Gender pay reporting
The Equality Act 2010 will be amended by SBEEA to require the new, post-election, government to introduce new regulations, by the end of March 2016, that will require larger employers in the private and third sector to publish details of their gender pay gap ie the difference in pay between male and female employees. The new rules will not apply to organisations with fewer than 250 employees, nor to most public authorities. The detail of the new requirements, including precisely what will need to be reported and where, will be determined by the new government after the election and following a public consultation.
Many employers will be concerned that highlighting pay differences in this way could leave them exposed to equal pay claims or damage their reputation for fair treatment. However, a failure to comply with the new rules could cause even greater reputational damage. Default is also likely to be treated as a criminal offence, for which the penalty will be a fine of up to £5,000.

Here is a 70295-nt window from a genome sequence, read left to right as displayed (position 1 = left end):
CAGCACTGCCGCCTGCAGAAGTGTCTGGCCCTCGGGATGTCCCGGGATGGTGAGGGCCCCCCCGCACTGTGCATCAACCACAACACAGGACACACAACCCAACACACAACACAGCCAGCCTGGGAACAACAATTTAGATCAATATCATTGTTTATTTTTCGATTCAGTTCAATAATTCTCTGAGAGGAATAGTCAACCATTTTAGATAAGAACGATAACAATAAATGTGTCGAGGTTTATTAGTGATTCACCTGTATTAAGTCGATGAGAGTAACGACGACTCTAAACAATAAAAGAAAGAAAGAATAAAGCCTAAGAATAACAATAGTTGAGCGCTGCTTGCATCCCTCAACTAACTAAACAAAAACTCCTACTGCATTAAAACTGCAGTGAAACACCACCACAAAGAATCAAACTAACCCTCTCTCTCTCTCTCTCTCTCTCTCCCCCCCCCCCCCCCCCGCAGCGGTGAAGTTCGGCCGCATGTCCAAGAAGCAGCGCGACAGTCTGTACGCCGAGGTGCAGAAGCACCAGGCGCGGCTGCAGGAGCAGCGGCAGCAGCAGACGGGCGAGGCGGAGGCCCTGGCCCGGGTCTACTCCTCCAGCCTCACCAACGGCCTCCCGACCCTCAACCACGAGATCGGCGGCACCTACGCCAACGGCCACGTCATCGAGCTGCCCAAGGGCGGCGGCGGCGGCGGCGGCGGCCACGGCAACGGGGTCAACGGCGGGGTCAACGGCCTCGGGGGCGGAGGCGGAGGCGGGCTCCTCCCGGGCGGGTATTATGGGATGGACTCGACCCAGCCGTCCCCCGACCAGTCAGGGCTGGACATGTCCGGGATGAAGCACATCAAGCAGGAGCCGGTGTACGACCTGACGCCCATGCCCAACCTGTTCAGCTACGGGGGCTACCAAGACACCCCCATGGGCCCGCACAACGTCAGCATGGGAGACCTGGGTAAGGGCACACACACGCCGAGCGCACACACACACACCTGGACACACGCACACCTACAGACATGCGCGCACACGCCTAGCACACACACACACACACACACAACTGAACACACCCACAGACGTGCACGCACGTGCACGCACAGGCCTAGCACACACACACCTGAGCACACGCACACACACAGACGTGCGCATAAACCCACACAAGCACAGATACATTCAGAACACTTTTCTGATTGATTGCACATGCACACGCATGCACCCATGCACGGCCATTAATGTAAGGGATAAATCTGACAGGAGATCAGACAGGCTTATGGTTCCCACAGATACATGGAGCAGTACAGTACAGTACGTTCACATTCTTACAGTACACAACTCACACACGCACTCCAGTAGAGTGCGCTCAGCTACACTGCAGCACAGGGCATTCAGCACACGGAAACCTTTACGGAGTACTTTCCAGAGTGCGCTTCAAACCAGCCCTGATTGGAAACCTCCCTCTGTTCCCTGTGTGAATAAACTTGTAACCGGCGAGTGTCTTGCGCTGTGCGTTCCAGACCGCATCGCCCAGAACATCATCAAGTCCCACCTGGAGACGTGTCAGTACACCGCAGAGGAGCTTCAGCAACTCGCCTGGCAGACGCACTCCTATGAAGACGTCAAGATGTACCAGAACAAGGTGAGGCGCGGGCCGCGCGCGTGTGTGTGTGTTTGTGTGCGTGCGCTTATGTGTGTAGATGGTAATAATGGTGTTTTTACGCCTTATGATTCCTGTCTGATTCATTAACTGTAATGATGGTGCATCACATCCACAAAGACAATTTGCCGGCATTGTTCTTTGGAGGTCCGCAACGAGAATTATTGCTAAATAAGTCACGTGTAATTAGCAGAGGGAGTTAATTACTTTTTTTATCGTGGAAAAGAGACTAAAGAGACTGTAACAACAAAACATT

As a fairly late addition to SBEEA, specific measures affecting the National Health Service will enhance protection in that sector in due course.
There has also been considerable debate focused around the role of regulators in the context of whistle-blowing. The “Prescribed Persons” identified in the Public Interest Disclosure Act 1998, including bodies and organisations such as the Food Standards Agency and the Office of Fair Trading, have an over-seeing role in respect of whistle-blowing but have often been perceived as too remote from this issue. To encourage a more pro-active approach, SBEEA, will make it a legal requirement that regulators establish a National Whistleblowing Review Officer. Furthermore, Prescribed Persons will be obliged to report annually upon whistle-blowing within an existing report, or a standalone document, either of which must be accessible online. They must also report to Parliament. The content of such report is not yet finalised but, as a minimum, these bodies will be obliged to disclose information such as the number of whistleblowing complaints received and the action taken in response, if any.